George Lucas Educational Foundation
Project-Based Learning (PBL)

Blogs Give Students an Audience

January 13, 2009

The insomnia I attributed to the beginning of the school year, which I complained about in my first blog post, still hasn't gone away. A few nights ago, tormented, I woke up at 1 a.m. and began mulling over the crises and craziness I see every day in the Oakland, California, public schools.

I needed some inspiration. I got out of bed, turned on the computer, and spent hours going through readers' responses to the blogs I've written. There were so many heartfelt words and so much love for kids! I had read them when they were first posted -- thrilled, I must confess, that some of my entries generated so much discussion. Now that I've read them again -- in one long swoop, I might add -- I feel such gratitude for all the passionate work that people are doing to transform public education.

Sometimes it's lonely being an educator, but after reading almost a hundred stories that night about why you teach, I felt reinvigorated, connected to a community, and hopeful, very hopeful. Then I got a little sappy about the power of the Internet and what it can do and how it brings people together.

I was reminded of Jessie Thaler. Hoping to engage her reluctant eighth graders, Thaler -- a young, energetic English teacher -- has started a blog for her students. I've been so inspired by this online student community and what I've read -- it is such a brilliant way to get kids writing -- that I decided to ask her a few questions about the blog. What inspired you to do this project?

Jessie Thaler: I think that eighth graders are at the age where they really need authentic reasons to write, and they really need motivation. A blog is a way to see work in print and have a truly authentic purpose. It means that people other than their teacher will be reading their work.

What have students posted?

The first thing was poetry. That was a great thing to start with, because the poems are personal and interesting to read, and offer a window into the students' personalities. They got a ton of traffic. The kids were excited because they received comments from people we don't know, and they were shocked that all these strangers were reading their writing. A blog is truly an incentive for students to revise work so that they can post it.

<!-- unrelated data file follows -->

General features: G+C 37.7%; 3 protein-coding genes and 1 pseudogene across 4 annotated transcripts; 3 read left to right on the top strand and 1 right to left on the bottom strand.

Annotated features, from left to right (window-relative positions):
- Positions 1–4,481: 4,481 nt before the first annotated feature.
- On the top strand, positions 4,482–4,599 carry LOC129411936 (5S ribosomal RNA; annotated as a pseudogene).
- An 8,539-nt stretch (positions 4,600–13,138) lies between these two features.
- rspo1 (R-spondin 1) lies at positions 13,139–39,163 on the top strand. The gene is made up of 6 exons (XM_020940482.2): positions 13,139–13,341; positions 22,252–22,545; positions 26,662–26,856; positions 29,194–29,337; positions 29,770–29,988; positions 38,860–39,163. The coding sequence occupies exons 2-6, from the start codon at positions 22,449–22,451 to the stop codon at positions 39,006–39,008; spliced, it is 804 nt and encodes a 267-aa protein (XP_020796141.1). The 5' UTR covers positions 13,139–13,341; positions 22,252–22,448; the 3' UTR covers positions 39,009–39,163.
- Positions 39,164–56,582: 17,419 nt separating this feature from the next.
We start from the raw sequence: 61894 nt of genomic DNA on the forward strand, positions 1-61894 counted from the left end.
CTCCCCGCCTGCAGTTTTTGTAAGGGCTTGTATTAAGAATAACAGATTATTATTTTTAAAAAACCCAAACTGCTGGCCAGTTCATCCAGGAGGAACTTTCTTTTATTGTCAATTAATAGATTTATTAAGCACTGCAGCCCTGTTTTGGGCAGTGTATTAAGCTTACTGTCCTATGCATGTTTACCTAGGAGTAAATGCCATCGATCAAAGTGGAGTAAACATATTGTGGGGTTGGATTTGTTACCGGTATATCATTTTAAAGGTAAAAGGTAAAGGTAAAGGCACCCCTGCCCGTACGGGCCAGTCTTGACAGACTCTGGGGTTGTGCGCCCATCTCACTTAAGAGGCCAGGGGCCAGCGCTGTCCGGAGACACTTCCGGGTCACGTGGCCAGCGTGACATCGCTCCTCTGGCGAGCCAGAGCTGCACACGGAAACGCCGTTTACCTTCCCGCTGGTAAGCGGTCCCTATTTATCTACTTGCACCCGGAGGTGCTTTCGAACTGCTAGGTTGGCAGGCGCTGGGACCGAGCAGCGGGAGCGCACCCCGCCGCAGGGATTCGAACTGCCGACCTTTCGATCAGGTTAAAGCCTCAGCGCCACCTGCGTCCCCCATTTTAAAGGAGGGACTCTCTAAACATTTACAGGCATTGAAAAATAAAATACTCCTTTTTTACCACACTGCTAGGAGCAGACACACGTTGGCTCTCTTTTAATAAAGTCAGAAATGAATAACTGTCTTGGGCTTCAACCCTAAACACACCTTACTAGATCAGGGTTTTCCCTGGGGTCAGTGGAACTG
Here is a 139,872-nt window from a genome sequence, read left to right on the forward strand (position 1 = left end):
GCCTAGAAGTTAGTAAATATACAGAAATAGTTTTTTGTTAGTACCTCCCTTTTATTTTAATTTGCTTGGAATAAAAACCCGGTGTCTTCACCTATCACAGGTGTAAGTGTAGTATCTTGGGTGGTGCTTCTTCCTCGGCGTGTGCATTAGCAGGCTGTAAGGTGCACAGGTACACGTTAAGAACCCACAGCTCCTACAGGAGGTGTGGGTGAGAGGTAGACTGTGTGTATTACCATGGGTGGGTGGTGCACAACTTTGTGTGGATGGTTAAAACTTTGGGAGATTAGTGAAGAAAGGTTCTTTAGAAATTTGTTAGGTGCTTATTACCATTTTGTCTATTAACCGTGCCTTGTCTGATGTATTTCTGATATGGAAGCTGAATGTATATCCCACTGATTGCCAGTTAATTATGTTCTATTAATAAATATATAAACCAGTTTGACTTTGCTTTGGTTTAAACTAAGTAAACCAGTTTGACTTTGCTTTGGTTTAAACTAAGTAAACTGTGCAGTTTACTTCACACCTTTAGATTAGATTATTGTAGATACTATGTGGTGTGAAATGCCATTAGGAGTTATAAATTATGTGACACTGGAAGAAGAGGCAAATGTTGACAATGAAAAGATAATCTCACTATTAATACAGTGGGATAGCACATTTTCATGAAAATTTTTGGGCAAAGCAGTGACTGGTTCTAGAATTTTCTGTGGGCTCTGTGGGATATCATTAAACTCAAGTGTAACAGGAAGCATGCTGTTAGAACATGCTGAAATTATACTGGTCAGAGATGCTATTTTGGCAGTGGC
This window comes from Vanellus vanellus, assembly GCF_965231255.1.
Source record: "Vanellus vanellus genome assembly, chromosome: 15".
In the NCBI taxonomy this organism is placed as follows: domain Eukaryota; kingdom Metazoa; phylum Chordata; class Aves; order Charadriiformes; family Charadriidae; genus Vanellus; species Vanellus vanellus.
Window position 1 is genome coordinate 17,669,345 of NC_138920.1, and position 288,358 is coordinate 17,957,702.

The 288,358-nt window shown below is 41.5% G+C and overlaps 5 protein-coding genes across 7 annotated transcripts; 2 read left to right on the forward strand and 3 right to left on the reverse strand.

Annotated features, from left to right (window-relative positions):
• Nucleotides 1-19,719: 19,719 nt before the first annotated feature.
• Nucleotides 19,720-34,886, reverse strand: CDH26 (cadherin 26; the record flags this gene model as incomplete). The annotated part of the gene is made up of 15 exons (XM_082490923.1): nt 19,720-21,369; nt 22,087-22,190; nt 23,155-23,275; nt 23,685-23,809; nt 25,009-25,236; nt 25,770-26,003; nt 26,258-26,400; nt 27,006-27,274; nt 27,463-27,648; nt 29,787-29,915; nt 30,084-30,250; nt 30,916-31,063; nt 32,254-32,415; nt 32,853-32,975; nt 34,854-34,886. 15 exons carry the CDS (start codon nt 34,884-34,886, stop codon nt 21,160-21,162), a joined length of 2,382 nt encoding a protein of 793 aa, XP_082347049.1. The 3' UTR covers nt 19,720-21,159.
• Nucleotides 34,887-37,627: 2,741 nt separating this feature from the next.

Three weeks after the assignment was due, Tyrone came into class announcing that he'd finally written his poem, and he asked if he could still post it on the blog. Tyrone is far below grade level in English and often seems disengaged from school. He also asked if he could read it to the whole class, saying, "I'm really proud of it." You can read his poem on the blog. He signs it DCG4.

What else have you posted?

We've also posted other assignments, such as journal entries. One student wrote about her cousin dying. This was really therapeutic for her. She got a lot of nice responses from other people.

What advice do you have for teachers who might want to start a student blog?

Use Blogger. It's free, and it takes fifteen minutes to get started. Get kids to type their work themselves and email it to you so you don't have to do all the typing. Or, if you have parents who want to volunteer, they can also do some of the typing. Show the blog in class for a couple of minutes every day; that builds excitement. Use a tracker to show who reads the blog. Start with an assignment that everyone can do successfully (not a literary-response essay, for example). Make sure that almost all your students have something on the blog.

What was the biggest surprise in doing this?

One thing that was surprising to the students and to me was the comments thanking the students. I think that was new for them, having someone appreciate that they did this work. People read their writing and liked it.

Thaler's students were greatly inspired by the recent national elections, so they blogged quite a bit on Barack Obama. Check out these posts, and please leave a comment or two for these aspiring writers!

Have you done any blogging with your students? What are the results? How has their writing changed? Please share your thoughts!

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  • 9-12 High School

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